Students, faculty, staff and alumni have worked together to install several new beehives in the Bellarmine Farm behind Allen Hall.
The hives are meant to increase biodiversity on campus, while also providing research and experiential learning opportunities for students.
“Bees play such a critical role in our ecosystem, this a great opportunity for students to see that first-hand,” said Dr. Jessica Hume, Assistant Professor of Health Services at Bellarmine.
The initiative began last year when Hanah Carter, an Environmental Science major who has worked with beehives as a volunteer naturalist at Bernheim Arboretum and Research Forest, approached Bellarmine’s Department of Environmental Studies about the possibility of bees on campus.
The department helped her establish a Beekeeping Club, which quickly gained momentum. The club now has about 100 students signed up with several dozen
students regularly involved. There are more than 20 staff, faculty and alumni who also participate, lending expertise and resources.
Dr. Andrew Stone Porter, Assistant Professor of Theology, serves as co-advisor for the club, as he gained beekeeping experience in South America through his time in the Peace Corps.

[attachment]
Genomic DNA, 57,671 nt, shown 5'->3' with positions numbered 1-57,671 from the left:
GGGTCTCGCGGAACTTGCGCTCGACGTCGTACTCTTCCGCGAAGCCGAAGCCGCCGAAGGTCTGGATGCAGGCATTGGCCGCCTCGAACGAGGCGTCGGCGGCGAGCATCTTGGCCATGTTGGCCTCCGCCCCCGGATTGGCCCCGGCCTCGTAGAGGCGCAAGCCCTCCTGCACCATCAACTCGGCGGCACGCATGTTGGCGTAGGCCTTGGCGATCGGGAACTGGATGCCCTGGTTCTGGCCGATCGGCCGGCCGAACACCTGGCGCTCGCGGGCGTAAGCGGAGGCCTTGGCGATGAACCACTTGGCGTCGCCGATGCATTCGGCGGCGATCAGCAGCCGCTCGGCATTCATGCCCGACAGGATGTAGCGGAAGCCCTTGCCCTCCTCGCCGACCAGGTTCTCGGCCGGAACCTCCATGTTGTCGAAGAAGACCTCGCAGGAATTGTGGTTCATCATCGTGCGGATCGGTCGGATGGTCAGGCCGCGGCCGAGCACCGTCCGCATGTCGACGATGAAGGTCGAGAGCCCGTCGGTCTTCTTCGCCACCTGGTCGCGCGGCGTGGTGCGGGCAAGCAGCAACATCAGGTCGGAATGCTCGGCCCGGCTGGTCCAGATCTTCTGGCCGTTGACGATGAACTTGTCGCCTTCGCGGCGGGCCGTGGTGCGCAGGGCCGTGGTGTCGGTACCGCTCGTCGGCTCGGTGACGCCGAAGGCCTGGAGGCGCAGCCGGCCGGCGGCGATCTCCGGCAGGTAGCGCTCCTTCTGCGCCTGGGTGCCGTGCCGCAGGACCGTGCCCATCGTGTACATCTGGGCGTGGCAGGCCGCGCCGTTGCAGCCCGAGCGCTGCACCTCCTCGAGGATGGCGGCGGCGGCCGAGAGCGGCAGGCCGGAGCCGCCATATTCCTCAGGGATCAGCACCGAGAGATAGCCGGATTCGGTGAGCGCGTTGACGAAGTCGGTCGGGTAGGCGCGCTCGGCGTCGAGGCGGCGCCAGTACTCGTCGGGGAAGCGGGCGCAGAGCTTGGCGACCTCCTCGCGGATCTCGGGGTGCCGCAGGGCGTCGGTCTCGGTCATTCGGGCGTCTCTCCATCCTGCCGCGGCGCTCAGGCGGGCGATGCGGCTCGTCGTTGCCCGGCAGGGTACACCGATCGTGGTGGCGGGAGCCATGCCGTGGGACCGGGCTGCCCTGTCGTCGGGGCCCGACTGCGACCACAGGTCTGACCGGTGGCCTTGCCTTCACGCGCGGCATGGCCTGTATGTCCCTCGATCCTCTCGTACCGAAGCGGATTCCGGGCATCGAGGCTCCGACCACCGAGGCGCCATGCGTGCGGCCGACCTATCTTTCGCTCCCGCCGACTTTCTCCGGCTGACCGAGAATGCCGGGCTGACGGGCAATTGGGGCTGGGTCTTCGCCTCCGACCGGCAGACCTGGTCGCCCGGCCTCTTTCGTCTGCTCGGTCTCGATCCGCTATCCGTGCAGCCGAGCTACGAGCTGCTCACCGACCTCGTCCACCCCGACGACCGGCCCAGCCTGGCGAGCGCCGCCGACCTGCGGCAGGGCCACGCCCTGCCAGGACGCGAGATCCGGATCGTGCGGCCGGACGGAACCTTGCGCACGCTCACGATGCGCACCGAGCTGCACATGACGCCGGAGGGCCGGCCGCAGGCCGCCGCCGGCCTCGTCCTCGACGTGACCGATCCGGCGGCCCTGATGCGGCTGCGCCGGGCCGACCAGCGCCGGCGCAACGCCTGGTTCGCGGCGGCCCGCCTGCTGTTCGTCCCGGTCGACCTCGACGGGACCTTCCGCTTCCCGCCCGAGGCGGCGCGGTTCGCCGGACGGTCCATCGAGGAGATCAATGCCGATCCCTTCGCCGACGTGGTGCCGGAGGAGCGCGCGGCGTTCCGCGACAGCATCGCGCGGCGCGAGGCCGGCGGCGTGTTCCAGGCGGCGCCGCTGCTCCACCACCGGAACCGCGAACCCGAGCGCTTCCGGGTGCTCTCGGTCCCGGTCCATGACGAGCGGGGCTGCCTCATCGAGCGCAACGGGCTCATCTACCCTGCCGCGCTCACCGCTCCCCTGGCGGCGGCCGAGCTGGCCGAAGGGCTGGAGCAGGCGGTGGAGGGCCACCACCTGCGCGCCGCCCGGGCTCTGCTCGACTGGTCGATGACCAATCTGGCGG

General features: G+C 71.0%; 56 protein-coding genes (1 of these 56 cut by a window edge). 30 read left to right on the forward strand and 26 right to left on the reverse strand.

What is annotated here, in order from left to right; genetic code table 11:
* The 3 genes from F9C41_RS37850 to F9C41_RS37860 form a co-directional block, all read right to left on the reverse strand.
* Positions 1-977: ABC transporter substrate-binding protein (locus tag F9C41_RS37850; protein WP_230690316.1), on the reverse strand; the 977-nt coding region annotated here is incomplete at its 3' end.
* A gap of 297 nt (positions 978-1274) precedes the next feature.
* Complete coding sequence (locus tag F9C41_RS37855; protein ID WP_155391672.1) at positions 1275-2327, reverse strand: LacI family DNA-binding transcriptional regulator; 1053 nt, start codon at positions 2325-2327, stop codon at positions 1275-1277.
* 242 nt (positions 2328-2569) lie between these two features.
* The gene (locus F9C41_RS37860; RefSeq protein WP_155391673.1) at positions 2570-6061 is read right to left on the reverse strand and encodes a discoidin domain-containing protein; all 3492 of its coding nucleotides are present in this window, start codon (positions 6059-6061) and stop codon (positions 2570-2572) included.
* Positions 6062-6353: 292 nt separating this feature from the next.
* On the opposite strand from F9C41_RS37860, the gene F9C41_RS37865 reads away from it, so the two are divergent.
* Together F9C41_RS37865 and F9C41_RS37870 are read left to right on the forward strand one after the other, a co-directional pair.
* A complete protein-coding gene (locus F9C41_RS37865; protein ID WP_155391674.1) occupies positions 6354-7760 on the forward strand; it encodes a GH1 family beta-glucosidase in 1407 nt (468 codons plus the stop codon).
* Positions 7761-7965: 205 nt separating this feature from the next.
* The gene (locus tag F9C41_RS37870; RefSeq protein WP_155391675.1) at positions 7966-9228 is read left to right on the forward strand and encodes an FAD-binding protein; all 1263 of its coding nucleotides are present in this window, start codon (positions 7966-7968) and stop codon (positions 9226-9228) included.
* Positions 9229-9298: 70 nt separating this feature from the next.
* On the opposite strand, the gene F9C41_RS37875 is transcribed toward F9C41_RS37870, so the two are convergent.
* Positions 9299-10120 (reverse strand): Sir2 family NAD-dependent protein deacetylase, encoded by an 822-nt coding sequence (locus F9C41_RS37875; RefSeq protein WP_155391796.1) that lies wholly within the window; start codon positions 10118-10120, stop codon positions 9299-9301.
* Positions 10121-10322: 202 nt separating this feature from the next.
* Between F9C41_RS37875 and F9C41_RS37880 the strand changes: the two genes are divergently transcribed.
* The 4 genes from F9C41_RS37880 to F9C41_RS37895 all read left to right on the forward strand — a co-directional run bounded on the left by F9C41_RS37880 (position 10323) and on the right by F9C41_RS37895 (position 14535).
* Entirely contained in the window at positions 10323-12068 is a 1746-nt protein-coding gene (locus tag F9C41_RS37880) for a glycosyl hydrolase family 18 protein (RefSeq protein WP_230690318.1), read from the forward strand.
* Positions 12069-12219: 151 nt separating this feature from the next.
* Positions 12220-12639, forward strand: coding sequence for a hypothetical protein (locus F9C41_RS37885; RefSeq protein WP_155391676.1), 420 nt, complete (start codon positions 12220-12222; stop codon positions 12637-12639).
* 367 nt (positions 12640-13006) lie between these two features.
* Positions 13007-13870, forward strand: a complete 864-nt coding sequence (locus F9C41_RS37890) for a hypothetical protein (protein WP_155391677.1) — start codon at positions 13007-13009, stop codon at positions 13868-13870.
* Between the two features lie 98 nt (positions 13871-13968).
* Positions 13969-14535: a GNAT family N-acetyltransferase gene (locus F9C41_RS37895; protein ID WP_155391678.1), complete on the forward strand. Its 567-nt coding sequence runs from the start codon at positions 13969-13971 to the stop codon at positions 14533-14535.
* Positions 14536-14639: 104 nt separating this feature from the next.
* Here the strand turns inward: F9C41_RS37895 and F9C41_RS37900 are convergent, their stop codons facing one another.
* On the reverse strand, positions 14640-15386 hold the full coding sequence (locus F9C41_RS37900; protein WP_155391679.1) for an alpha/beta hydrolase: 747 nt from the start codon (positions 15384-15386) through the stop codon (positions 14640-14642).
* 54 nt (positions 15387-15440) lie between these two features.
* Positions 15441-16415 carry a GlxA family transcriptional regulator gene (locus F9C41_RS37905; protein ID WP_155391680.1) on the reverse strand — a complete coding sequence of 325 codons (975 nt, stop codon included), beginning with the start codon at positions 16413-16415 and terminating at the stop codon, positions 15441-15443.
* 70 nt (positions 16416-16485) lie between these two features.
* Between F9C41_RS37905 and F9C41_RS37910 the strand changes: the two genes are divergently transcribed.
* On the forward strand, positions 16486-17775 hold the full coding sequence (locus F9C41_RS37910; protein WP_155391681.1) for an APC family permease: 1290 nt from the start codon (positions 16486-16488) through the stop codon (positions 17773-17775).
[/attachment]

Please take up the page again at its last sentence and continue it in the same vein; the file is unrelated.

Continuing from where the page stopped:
The beekeeping club built and installed boxes for the hives in a fenced-in area amid the farm’s fruit trees, where the bees will have favorable amounts of sun and shade.
Dr. Hume’s family owns Beckham’s Bell Farms, an apiary in Anderson County. She donated and helped install a “nuc,” which consists of several
established frames of bee brood, honey and a queen. Bellarmine alumni Brooke Gibbons (‘17 CJS) and Cody Gibbons (‘17 ENVS) operate the Gibbons Family Farm in Larue County. They donated a second nuc.
Bulinski said it was important to start at least two hives to increase chances of successfully establishing beekeeping on campus.
“Even under perfect conditions, you can lose one,” she said.
In addition to establishing the new hives, the Beekeeping club has worked on numerous other biodiversity enhancement efforts this year, including:
- Installing a new pollinator garden on campus
- Volunteering with the Olmsted Park Conservancy to remove invasive species behind Bellarmine’s Our Lady of the Woods Chapel
- Volunteering at the campus farm
- Making native seed cards with recycled paper
- Crafting bee-themed reusable tote bags
- Hosting a booth at Locust Grove Gardener’s Fair
- Giving several community presentations on aspects of beekeeping
Savannah Bloom, an English major who is interested in environmental studies and nature writing, said she’s loved being involved in the Beekeeping Club. She came out to watch the new nuc being installed, despite the summer afternoon heat.
“I wanted to learn more,” she said. “I’m interested in protecting earth’s natural resources and beauty. Bees are a part of that.”
Click here to see more photos from the installation of the new hives on campus.